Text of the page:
Original title: Sin título
Piano, eight chairs, pieces of wood and hooks
Dimensions: 240 x 310 x 440 cm
Reference: ACF0529
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From the early 1990s, Cragg worked on a number of projects related to the environment and architecture (Subcommittee, 1991; Secretions, 1995, and others). This piece should be seen in the context of productions in which, rather than being reduced to occupying a space, sculpture becomes a strategy for building one, a way of creating an environment. From this perspective, while Untitled (1983) is immersed in the symbiosis between sculpture and painting, this work takes sculpture towards architecture. In this particular construction—in which we can see a piano, some chairs and various pieces of wood that help with the overall recreation of the context—the most enigmatic part is undoubtedly the hooks that cover every object in the composition. From the piano to the objects resembling architectural pillars that frame the composition, everything is dotted with hooks that lend the work as a whole a very special visual vibration. This almost atmospheric effect allows us to interpret the use of the hooks as a stratagem for boosting the realism of the construction—a clear aim in all Cragg’s work—for the hooks could well be a way of simulating musical notes that pervade the setting. In spite of this reading, we should bear in mind that during this period Cragg was also very interested in the effect produced by objects with skins that were scratched, blistered or lined with various materials. There are other works in which he uses hooks (Angels and Other Antibodies). Whatever the materials and techniques he employs, though, this is an investigation that should be interpreted in parallel with the characteristic recomposition of things made up of scattered fragments; here it is a matter of diversifying the object, not because it is itself an accumulation, but for its possible epidermic multiplication, as if it were on its skin that the object reveals the effect of its circumstances. The proliferation of disagreeable textures was also interpreted at a particular point in Cragg’s career as a way of putting in doubt the proximity of objects, the hypothetical facility with which we appropriate them to make practical and profitable use of them.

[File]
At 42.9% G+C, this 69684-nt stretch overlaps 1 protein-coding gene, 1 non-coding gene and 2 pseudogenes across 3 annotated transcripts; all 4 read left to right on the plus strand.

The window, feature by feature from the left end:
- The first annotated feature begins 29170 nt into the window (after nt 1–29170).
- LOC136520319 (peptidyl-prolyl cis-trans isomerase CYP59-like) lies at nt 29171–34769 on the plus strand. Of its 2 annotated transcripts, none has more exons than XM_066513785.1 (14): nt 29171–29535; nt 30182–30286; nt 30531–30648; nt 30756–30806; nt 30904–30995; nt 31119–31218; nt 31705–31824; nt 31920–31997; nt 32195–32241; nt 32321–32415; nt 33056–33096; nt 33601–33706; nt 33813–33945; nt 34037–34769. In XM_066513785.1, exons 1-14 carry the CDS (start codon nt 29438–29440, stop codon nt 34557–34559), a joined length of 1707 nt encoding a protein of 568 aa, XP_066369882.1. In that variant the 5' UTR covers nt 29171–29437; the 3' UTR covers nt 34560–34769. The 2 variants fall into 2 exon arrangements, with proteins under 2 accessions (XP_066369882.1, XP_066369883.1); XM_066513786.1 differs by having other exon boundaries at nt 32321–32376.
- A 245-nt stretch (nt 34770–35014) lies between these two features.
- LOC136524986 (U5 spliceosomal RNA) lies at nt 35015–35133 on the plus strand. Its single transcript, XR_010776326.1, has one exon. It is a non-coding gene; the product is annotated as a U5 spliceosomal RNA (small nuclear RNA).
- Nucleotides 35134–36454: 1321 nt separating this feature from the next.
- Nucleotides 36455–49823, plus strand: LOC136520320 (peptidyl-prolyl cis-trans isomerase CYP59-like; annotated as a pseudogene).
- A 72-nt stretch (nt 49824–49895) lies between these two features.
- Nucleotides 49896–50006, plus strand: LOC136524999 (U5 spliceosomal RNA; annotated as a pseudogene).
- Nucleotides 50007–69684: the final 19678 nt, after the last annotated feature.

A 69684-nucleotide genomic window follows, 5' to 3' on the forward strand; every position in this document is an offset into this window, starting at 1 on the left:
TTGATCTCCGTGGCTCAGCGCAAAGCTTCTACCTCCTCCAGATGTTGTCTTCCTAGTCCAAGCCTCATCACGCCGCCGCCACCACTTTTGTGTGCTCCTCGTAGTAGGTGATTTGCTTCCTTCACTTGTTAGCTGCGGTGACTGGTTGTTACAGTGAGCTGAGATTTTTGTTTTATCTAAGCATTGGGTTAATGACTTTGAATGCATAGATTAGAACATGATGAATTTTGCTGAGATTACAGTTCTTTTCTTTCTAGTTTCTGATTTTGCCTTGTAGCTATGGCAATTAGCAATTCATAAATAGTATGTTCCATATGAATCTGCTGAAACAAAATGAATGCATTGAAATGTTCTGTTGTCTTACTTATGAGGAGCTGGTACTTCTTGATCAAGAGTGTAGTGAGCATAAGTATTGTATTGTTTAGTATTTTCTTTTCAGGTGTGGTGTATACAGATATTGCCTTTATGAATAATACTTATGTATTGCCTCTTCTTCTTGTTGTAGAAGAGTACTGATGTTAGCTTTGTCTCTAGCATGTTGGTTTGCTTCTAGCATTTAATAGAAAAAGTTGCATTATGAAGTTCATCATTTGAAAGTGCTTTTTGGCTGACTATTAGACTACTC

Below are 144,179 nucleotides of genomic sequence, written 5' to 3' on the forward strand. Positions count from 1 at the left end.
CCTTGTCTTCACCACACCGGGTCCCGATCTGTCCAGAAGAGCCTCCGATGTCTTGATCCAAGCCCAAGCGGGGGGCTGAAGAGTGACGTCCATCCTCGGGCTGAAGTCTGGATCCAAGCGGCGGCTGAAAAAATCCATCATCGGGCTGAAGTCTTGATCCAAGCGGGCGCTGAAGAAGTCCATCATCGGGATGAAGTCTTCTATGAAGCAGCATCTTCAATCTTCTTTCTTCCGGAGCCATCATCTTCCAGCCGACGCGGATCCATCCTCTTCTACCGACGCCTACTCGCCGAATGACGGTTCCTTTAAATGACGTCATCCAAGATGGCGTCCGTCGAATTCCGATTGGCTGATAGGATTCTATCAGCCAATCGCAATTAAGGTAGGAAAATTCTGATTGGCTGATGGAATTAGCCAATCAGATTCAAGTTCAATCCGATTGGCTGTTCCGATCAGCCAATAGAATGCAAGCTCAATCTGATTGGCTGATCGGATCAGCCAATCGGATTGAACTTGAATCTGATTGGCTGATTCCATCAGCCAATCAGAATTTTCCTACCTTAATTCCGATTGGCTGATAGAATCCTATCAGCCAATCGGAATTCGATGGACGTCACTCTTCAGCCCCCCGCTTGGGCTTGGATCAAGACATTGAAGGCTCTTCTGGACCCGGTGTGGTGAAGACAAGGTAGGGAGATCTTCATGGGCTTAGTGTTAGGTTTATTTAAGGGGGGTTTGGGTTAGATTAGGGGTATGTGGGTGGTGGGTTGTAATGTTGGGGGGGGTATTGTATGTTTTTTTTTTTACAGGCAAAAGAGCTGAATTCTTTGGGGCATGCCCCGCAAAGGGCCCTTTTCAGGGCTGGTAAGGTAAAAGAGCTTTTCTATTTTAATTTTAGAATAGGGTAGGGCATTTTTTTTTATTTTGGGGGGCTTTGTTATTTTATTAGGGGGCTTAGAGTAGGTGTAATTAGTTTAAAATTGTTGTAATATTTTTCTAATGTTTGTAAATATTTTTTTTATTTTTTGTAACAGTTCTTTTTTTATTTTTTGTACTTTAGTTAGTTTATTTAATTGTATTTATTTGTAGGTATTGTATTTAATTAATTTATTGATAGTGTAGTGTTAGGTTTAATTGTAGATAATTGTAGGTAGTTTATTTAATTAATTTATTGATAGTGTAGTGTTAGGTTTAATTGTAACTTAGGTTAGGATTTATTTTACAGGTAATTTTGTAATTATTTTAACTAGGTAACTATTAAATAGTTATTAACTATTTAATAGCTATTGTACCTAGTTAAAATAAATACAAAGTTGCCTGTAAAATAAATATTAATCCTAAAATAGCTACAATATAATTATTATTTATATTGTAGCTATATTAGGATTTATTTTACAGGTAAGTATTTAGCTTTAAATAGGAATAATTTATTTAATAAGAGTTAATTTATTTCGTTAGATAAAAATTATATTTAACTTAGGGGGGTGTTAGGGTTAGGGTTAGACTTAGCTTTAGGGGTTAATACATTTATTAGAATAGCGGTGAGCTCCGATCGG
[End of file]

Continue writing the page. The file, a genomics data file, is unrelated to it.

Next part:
Other artworks in the Collection by the same artist Other artworks in the Collection by the same artist

  • Untitled / 1983

  • Mollusk / 1987

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